My sessions were essentially 3-year retrospectives on NuGet's code, both server-side and client-side. I talked through how we built the projects, the initial goals and principles, what we've learned, and what our new principles are.

If you work in a monolithic codebase that you feel is hard to maintain and add features to, and you have that strong desire to throw it all away and start over, then you might be able to relate to the stories. We found, as many teams do, that there's never a good way to start over, and you have to find creative ways to replace subsystems of the giant beast. The sessions tell the story of how we've been doing that with NuGet.

Evolving the NuGet.org Architecture


EVOLVING THE NUGET.ORG ARCHITECTURE from Øredev Conference on Vimeo.


NuGet 3.0 - Transitioning from OData to JSON-LD


NuGet 3.0 – Transitioning from OData to JSON-LD from Øredev Conference on Vimeo.


author: Jeff Handley | posted @ Wednesday, December 10, 2014 12:00 AM | Feedback (0)

Volunteering with Cub Scouts

I've volunteered with the Cub Scouts for the last 5 years and it's been a great experience. As I'm winding down my role in the pack, I was asked to write a testimonial about how rewarding it has been to be involved. Here it is.

Spending my days working in an office on a computer, I generally declare that I'm not very handy. As my sons showed interest in building and fixing things, I would often tell them that I was not capable of doing it. But after 5 years of volunteering with Pack 561, I've learned that in fact, I am handy, and I can build and fix things!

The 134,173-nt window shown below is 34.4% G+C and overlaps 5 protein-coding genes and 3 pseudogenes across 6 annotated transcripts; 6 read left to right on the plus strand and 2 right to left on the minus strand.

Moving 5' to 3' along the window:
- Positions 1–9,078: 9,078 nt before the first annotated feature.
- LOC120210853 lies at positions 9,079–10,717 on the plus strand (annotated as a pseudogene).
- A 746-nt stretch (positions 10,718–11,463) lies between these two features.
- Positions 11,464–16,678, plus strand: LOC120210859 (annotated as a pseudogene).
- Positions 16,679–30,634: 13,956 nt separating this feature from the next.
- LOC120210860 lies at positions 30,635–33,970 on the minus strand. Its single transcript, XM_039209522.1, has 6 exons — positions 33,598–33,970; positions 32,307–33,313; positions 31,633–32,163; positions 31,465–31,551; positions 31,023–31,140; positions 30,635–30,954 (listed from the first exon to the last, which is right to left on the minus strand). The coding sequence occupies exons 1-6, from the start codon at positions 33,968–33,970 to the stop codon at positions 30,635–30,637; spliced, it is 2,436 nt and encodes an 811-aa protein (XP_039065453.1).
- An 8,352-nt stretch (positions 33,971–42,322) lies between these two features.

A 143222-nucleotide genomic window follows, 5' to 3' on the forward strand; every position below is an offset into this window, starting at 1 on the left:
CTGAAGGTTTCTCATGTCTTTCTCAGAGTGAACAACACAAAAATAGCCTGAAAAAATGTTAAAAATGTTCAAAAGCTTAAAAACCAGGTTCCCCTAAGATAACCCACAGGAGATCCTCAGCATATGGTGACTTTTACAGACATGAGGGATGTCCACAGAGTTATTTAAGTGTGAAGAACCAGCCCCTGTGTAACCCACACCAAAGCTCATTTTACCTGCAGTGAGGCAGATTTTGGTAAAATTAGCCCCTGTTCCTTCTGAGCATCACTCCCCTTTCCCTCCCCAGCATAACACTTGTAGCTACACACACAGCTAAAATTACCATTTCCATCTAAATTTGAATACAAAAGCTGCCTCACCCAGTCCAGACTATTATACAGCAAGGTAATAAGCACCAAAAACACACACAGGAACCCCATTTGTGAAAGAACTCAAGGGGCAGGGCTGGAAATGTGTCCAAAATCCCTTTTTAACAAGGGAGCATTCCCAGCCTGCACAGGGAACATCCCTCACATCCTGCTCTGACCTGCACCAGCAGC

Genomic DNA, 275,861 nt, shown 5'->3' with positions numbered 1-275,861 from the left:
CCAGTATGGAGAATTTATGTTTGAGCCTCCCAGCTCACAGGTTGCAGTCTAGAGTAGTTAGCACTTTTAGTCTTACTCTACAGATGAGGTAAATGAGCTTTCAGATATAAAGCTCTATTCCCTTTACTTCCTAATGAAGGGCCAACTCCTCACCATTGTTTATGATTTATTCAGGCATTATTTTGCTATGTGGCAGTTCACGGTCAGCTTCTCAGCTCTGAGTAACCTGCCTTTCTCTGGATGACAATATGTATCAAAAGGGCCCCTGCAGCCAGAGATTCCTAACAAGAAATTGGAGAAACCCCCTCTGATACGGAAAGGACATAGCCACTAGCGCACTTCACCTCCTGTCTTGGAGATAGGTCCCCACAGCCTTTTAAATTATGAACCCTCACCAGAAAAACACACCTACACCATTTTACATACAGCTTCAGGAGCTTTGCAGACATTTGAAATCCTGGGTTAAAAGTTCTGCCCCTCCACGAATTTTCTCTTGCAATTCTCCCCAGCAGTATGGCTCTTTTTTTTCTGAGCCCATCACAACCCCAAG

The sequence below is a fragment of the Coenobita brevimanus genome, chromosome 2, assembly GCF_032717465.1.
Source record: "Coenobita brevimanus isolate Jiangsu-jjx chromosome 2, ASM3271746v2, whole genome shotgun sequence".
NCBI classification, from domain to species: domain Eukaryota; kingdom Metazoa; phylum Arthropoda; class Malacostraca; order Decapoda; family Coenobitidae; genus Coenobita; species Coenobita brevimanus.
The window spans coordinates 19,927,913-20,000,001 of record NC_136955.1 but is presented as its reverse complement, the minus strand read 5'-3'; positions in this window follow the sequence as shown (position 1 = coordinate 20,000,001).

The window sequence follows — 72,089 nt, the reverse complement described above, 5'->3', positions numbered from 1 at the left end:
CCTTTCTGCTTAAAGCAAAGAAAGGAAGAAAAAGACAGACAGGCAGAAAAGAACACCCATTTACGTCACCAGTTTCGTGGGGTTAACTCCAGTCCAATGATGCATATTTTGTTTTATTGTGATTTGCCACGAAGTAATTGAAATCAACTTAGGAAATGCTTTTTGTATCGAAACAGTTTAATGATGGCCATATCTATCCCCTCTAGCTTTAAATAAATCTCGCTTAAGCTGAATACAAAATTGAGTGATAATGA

You see, as adults, we tend to know our boundaries; we know what we can and cannot do. But our children are still learning their boundaries. And Cub Scouts are taught that in fact, there are no boundaries--you can do whatever you're interested in! If you want to learn how to whittle, you can! If you want to learn how to build a Derby car, you can! If you want to learn how to identify trees, birds, or animal poop, you can! You can tour a TV station. You can meet and interview the mayor. You can experience what it's like to sit in a fire truck or inside a jail cell. You can learn a little bit about a lot of things so that you can discover what you want to learn more about.

When I first started volunteering with Pack 561, I faced some boundaries. How could I possibly teach children how to build a Derby car when I've never built one myself? How could I possibly lead them on a trek at the Arboretum, identifying birds, when I can't tell the difference between a cardinal and a robin? I can't do these things and I'm too old to learn. But when I saw first-hand the eagerness to learn that our Scouts have, it rubbed off on me. I can learn how to build a Derby car! I can learn to identify birds! I can learn all kinds of things!

I may not have been in Scouts when I was a boy, but I've spent the last 5 years volunteering with the Scouts, and I've learned so much. But the most important thing I've learned is that I don't have as many boundaries as I thought I had, and I'm not too old to learn about all of the exciting topics that my sons want to learn about themselves. And just today, I worked with my sons to to take apart and fix two of their toys that have been broken for years. I used to tell them that I didn't know how to build and fix things, but today I proved to them that life isn't about what you know, it's about what you are willing to learn.

Jeff Handley

Den Leader, Den 2 (2009-2015)
Den Leader, Den 4 (2011-2014)
Derby Car Workshop Host (2012-2014)
Webmaster (2013-2014)
Honorary Scout (2009-2015)

author: Jeff Handley | posted @ Friday, November 28, 2014 10:56 PM | Feedback (0)